Photo: Century 21 Regal Realty Inc

Whether it be a crumbling church or a long-abandoned factory, authentic lofts have a way of preserving vintage structures that would otherwise be demolished or forgotten. As is the case in Toronto’s Cabbagetown-South community, where a former afternoon newspaper office got a second chance as an intimate, yet highly-desired collection of hard loft residences.

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The red-brick exterior of 264 Seaton Street, near Gerrard and Sherbourne Street, blends seamlessly into this Victorian-style neighbourhood. The two-storey building was once the home of the Toronto Evening Telegram (later the Toronto Telegram), which ran in print from 1876 to 1971. In 2003, developers breathed life back into the property by converting it into ten hard loft condominiums, dubbing the recreation the Evening Telegram Lofts. This week, one of these ten exclusive residences hit the market.

Unit 207, listed by Scott Ingram of Century 21 Regal Realty, is asking $699,000 for one bedroom and one bathroom across 970 square feet of living space. It comes with all of the hard lofts features you’d expect — concrete floors, brick walls, lofty 14-foot ceilings, and exposed pipes and ductwork to boot.

Photo: Century 21 Regal Realty Inc

The living room is the star of the show in this home. The building’s last original skylight draws an abundance of natural light down into the lounge space, where a boxy natural gas fireplace sits in the corner. There aren’t a ton of windows available in this unit — save for the large one on the far wall — so the added boost of light from the ceiling is a great help in illuminating the open-concept residence.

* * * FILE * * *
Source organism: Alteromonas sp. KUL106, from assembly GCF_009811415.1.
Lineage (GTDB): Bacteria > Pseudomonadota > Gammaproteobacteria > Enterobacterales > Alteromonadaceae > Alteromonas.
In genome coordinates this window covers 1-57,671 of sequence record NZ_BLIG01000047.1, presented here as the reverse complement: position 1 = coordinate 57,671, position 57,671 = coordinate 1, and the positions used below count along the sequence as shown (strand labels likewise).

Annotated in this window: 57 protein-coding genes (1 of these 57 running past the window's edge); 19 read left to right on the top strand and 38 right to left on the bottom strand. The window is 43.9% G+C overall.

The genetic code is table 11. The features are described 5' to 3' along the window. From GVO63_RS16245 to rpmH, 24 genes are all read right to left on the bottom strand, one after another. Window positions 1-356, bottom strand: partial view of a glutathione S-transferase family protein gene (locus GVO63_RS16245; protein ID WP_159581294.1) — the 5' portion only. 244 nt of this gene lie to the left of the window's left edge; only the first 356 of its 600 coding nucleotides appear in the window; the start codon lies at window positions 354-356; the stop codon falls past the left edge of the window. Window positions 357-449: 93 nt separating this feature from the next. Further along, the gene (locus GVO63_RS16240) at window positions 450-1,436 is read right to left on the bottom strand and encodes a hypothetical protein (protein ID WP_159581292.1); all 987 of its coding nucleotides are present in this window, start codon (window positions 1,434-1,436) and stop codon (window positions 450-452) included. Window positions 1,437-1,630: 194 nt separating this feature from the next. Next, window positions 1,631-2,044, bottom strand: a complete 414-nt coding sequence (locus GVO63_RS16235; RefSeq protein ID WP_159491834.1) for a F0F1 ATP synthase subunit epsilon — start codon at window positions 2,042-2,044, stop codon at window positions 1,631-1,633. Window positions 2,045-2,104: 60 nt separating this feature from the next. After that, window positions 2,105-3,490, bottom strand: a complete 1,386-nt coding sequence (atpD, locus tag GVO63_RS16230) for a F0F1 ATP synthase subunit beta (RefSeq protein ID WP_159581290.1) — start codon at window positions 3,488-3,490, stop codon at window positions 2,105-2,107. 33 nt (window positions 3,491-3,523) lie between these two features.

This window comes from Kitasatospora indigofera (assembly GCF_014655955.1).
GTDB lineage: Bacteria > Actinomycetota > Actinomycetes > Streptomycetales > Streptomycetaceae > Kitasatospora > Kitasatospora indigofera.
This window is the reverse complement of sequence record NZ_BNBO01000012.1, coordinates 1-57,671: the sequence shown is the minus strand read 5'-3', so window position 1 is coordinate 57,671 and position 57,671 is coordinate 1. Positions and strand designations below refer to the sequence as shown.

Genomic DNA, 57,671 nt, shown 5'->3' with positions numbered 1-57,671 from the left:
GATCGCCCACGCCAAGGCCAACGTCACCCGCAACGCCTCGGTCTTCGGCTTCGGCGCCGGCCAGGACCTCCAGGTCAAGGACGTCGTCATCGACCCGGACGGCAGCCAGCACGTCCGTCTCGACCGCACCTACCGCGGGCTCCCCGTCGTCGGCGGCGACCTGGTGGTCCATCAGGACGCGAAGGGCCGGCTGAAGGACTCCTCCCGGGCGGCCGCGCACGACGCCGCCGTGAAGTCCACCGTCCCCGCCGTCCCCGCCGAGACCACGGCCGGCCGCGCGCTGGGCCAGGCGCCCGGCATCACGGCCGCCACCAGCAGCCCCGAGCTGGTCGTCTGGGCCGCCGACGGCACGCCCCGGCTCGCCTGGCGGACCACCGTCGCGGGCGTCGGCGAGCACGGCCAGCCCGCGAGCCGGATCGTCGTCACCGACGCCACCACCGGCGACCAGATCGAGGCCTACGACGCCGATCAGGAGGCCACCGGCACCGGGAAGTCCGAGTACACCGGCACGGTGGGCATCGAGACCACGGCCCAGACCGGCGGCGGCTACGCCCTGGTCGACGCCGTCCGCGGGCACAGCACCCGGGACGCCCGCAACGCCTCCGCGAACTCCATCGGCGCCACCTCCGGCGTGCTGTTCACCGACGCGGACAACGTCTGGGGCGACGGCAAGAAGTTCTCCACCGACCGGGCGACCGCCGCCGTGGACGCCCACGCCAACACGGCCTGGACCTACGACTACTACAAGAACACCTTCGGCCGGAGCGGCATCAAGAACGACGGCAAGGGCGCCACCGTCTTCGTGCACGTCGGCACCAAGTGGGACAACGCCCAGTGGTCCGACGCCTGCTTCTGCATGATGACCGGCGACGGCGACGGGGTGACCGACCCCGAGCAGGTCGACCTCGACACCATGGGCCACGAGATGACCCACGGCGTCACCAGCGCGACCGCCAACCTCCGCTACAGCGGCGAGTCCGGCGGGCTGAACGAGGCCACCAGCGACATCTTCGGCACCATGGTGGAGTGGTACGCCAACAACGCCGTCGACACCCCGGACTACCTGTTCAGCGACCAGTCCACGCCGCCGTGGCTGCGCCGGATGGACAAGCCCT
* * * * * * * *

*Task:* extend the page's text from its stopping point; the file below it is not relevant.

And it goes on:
Photo: Century 21 Regal Realty Inc

Photo: Century 21 Regal Realty Inc

While old-timey buildings are aesthetically pleasing in design, their original construction didn’t include today’s central air and heating systems. The listing touts that thousands of dollars have been invested in the current radiator system. The ceiling fan installed above the living space will help to circulate warm air from the radiators and coolness from the air conditioning wall unit. Hydro is said to be about $50 per month, which is lumped in with the additional $402 condo fee.

Photo: Century 21 Regal Realty Inc

Photo: Century 21 Regal Realty Inc

Contrasting against the neutrals of the living space, the small kitchen nook adds some warmth with natural wood cabinetry, butcher block countertops and a knotty pine-clad ceiling. The industrial loft-style isn’t lost in this room, with some of the lower workspace cabinets donning metal filing cabinet-like drawers. It takes a second to realize that the appliances aren’t the usual stainless steel suspects you’d expect in a modern kitchen. Instead, the included fridge, stove and dishwasher are white, blending seamlessly with the subway tile backsplash.

Photo: Century 21 Regal Realty Inc

Upstairs is space for a bed and storage, which is open to the rest of the residence. There doesn’t seem to be any formal closet space, so the future buyer will have to get creative on where to hang their clothes.

Photo: Century 21 Regal Realty Inc

Photo: Century 21 Regal Realty Inc

The entrance hallway houses the singular bathroom and some useful wall-to-wall storage closets.

Photo: Century 21 Regal Realty Inc

Photo: Century 21 Regal Realty Inc

To top it all off (literally), Unit 207 comes with its own fenced-in, 167-square-foot private rooftop terrace. Plop a few deck chairs and shrubs down and you’ve got a great spot to suntan or sip cold ones in the summer.

Photo: Century 21 Regal Realty Inc

The glory days of the tangible newspaper are long gone, and the remnants of Toronto’s print industry lingers in some buildings, like these beautiful lofts on Seaton Street. Support your local news, kids.

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